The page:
Beekeeping in Illinois

Honey Bees

On Chicago Tonight at 7:00 pm, Taggart Siegel talks about his new documentary, Queen of the Sun. The film tells the story of beekeeping and honey bees at risk of Colony Collapse Disorder, an epidemic threatening bees and the farms that rely on their pollination. Colony Collapse Disorder first appeared in the U.S. in October of 2006, when many beekeepers noticed between 30 to 90 percent losses in their bee populations.

Chicago Tonight spoke with David Burns, an Eastern Apicultural Society of North America certified Master Beekeeper. Burns and his wife run Long Lane Honey Bee Farms in Fairmount, Ill., where they raise bees, build beekeeping equipment and teach courses on beekeeping.

Burns has approximately 100 hives and millions of bees. Burns said he hadn’t yet had a problem with Colony Collapse Disorder.

“I thought it would really hurt our business,” Burns said. “It kind of had a double-edged sword. It devastated a lot of beekeepers, but on the other side, it got a lot of publicity for honeybees.”

Although he hasn’t had a problem, just a few weeks ago Burns heard from a man in Florida who had lost a huge percentage of his bees.

“It’s still out there, it’s still a problem,” Burns said.

He said the problem must be caused by a number of different things, ranging from mites in the hives and poor nutrition to chemicals and pesticides.

“It could be a combination of all those factors weakening the bees’ immune system,” he said.

Burns noted that fungicides, sprayed on crops and trees, have a sub-lethal effect on honey bees. This means that they won’t die after coming in contact with the poison, but they will bring it back to the hive where it could affect the growth of larvae.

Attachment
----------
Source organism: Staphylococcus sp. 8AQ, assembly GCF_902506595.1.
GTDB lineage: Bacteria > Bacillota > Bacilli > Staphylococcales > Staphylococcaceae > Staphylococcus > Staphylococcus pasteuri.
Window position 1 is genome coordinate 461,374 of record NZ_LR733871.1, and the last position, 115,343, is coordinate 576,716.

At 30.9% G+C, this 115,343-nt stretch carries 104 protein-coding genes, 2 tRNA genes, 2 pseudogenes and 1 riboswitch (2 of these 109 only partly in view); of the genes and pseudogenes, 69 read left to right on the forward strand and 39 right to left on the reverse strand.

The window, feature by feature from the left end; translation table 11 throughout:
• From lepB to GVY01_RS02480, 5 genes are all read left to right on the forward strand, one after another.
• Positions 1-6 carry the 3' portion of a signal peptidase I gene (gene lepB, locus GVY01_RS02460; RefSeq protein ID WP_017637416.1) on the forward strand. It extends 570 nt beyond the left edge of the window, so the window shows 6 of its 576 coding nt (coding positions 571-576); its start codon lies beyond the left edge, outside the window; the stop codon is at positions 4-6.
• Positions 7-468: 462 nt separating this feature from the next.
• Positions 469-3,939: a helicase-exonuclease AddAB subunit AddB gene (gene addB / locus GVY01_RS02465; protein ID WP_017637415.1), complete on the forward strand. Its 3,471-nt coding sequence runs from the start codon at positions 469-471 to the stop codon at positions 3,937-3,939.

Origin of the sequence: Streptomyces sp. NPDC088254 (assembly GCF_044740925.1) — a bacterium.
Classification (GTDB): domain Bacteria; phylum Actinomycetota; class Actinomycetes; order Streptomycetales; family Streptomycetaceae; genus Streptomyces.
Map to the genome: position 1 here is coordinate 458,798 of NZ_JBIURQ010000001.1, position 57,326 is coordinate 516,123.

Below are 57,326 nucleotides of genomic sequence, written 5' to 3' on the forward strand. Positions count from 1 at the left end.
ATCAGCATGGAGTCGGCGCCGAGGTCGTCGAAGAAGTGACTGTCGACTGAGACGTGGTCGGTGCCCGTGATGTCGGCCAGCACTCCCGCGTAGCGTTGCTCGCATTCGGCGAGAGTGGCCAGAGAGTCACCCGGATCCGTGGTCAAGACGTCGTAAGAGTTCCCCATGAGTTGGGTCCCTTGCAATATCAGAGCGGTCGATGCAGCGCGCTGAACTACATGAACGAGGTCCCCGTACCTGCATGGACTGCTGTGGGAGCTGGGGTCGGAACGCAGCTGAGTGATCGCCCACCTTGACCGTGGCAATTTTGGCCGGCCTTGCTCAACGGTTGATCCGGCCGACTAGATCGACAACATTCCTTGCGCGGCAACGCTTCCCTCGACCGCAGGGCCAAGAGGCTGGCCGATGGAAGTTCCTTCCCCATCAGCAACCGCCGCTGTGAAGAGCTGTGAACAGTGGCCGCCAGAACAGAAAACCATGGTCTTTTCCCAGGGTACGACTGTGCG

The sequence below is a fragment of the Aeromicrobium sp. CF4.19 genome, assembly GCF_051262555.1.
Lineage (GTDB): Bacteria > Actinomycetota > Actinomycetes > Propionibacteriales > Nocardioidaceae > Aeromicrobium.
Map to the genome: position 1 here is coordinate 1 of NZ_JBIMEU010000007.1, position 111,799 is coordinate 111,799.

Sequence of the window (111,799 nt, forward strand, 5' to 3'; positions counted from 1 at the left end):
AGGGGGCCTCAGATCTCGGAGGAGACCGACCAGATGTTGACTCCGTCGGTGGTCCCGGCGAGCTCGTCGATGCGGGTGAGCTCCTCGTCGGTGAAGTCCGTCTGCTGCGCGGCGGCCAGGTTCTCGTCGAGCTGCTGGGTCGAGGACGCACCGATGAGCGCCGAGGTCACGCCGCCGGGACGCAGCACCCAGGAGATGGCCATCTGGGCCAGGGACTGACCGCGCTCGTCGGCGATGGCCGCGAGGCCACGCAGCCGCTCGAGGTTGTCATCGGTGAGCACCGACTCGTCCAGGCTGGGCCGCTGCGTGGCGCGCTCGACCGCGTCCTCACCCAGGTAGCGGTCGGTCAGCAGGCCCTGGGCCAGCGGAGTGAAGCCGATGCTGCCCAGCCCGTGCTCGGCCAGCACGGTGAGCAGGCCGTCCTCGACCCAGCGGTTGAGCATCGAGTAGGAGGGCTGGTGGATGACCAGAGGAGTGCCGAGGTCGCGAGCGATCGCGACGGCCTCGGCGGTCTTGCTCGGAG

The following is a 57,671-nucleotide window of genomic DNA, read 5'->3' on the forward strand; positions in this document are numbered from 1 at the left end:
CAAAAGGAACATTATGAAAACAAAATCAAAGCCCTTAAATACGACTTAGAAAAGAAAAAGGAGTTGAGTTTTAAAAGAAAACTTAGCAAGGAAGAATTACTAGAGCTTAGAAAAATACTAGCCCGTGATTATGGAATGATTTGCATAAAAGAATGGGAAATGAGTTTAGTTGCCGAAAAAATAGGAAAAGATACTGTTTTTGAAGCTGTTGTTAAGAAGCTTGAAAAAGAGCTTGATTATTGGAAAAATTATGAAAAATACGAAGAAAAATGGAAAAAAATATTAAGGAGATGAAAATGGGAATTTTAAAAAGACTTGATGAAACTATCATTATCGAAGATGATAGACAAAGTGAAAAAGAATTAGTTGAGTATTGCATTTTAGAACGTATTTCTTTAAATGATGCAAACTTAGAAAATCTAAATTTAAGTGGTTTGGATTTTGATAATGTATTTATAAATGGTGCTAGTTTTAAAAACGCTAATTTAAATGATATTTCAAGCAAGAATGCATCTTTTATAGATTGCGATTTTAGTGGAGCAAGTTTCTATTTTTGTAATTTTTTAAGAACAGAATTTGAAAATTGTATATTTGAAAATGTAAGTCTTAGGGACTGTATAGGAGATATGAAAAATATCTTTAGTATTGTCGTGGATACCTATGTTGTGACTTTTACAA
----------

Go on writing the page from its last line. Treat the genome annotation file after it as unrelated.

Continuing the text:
Particularly dangerous to bees are the neonicotinoid pesticides used by agriculture giant Bayer CropScience to protect crops.

Last winter, many beekeepers in Illinois lost up to 50 percent of their bees, although Burns said it was not tied to Colony Collapse Disorder.

“It’s a result of too bad a winter,” he said. “The bees weren’t ready to go through winter, and some beekeepers didn’t have the skills. You need about 60 to 80 pounds of honey in the hive to go through the winter. If you go through winter with 30 pounds, that’s just poor preparation.”

Burns said it is normal to lose up to 20 percent of your bees in a hard winter, but not more.

The plight of the honey bees is critical, said Burns.

“One out of three bites of food comes from the pollination of a honey bee,” he said, so low numbers of bees mean fewer fruits and vegetables, as well as other products.

Cows eat grass that is frequently spread through bee pollination, so things like dairy, milk and meat could be affected.

Burns urged sterner government evaluation of approved chemicals for pest reduction, as well as vigilant farmers. He said people should avoid mowing down dandelions, because they serve as important bee food sources after a long winter.

People should also be more careful when spraying pesticides, waiting to spray late in the day when bees are heading home to their hives.

“And don’t kill hives if you find them in your home,” Burns said. “Call a beekeeper and we’ll come get them.”

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